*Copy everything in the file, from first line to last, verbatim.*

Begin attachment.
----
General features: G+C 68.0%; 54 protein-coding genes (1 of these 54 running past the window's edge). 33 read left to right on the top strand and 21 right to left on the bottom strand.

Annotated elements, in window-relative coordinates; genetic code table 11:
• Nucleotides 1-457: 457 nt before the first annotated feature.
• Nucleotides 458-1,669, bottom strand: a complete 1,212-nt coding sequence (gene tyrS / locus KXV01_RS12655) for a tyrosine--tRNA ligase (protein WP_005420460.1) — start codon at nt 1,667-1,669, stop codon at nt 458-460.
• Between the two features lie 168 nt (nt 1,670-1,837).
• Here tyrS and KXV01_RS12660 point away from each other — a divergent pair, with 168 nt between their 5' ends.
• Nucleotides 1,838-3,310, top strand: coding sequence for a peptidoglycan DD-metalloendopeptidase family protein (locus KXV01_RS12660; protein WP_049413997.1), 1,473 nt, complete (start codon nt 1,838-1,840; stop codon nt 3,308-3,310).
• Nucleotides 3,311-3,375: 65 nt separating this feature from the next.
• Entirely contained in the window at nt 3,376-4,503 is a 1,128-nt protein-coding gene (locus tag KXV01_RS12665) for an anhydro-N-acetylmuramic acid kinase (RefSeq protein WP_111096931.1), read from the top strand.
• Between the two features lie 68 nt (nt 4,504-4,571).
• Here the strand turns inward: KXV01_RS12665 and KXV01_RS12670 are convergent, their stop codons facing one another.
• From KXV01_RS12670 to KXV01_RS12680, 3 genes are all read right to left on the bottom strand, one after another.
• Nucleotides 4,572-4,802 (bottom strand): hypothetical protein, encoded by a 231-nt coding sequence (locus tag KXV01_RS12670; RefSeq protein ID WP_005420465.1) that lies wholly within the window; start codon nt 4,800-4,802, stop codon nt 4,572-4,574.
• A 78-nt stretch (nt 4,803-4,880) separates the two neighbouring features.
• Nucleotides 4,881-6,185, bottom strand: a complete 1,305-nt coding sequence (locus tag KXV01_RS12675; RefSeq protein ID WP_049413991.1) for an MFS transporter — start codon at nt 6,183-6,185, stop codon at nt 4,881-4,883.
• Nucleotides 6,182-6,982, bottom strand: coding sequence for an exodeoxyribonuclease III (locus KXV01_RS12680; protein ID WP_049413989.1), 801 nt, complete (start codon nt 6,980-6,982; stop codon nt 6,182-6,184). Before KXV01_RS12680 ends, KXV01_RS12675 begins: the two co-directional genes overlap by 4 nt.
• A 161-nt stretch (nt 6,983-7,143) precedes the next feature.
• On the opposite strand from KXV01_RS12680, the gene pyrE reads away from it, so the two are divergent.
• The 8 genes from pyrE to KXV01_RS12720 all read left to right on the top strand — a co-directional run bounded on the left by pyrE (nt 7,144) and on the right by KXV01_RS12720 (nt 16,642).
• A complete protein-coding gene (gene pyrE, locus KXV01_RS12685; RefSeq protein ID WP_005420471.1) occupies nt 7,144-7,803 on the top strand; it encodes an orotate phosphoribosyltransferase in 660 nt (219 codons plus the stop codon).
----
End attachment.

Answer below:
General features: G+C 68.0%; 54 protein-coding genes (1 of these 54 running past the window's edge). 33 read left to right on the top strand and 21 right to left on the bottom strand.

Annotated elements, in window-relative coordinates; genetic code table 11:
• Nucleotides 1-457: 457 nt before the first annotated feature.
• Nucleotides 458-1,669, bottom strand: a complete 1,212-nt coding sequence (gene tyrS / locus KXV01_RS12655) for a tyrosine--tRNA ligase (protein WP_005420460.1) — start codon at nt 1,667-1,669, stop codon at nt 458-460.
• Between the two features lie 168 nt (nt 1,670-1,837).
• Here tyrS and KXV01_RS12660 point away from each other — a divergent pair, with 168 nt between their 5' ends.
• Nucleotides 1,838-3,310, top strand: coding sequence for a peptidoglycan DD-metalloendopeptidase family protein (locus KXV01_RS12660; protein WP_049413997.1), 1,473 nt, complete (start codon nt 1,838-1,840; stop codon nt 3,308-3,310).
• Nucleotides 3,311-3,375: 65 nt separating this feature from the next.
• Entirely contained in the window at nt 3,376-4,503 is a 1,128-nt protein-coding gene (locus tag KXV01_RS12665) for an anhydro-N-acetylmuramic acid kinase (RefSeq protein WP_111096931.1), read from the top strand.
• Between the two features lie 68 nt (nt 4,504-4,571).
• Here the strand turns inward: KXV01_RS12665 and KXV01_RS12670 are convergent, their stop codons facing one another.
• From KXV01_RS12670 to KXV01_RS12680, 3 genes are all read right to left on the bottom strand, one after another.
• Nucleotides 4,572-4,802 (bottom strand): hypothetical protein, encoded by a 231-nt coding sequence (locus tag KXV01_RS12670; RefSeq protein ID WP_005420465.1) that lies wholly within the window; start codon nt 4,800-4,802, stop codon nt 4,572-4,574.
• A 78-nt stretch (nt 4,803-4,880) separates the two neighbouring features.
• Nucleotides 4,881-6,185, bottom strand: a complete 1,305-nt coding sequence (locus tag KXV01_RS12675; RefSeq protein ID WP_049413991.1) for an MFS transporter — start codon at nt 6,183-6,185, stop codon at nt 4,881-4,883.
• Nucleotides 6,182-6,982, bottom strand: coding sequence for an exodeoxyribonuclease III (locus KXV01_RS12680; protein ID WP_049413989.1), 801 nt, complete (start codon nt 6,980-6,982; stop codon nt 6,182-6,184). Before KXV01_RS12680 ends, KXV01_RS12675 begins: the two co-directional genes overlap by 4 nt.
• A 161-nt stretch (nt 6,983-7,143) precedes the next feature.
• On the opposite strand from KXV01_RS12680, the gene pyrE reads away from it, so the two are divergent.
• The 8 genes from pyrE to KXV01_RS12720 all read left to right on the top strand — a co-directional run bounded on the left by pyrE (nt 7,144) and on the right by KXV01_RS12720 (nt 16,642).
• A complete protein-coding gene (gene pyrE, locus KXV01_RS12685; RefSeq protein ID WP_005420471.1) occupies nt 7,144-7,803 on the top strand; it encodes an orotate phosphoribosyltransferase in 660 nt (219 codons plus the stop codon).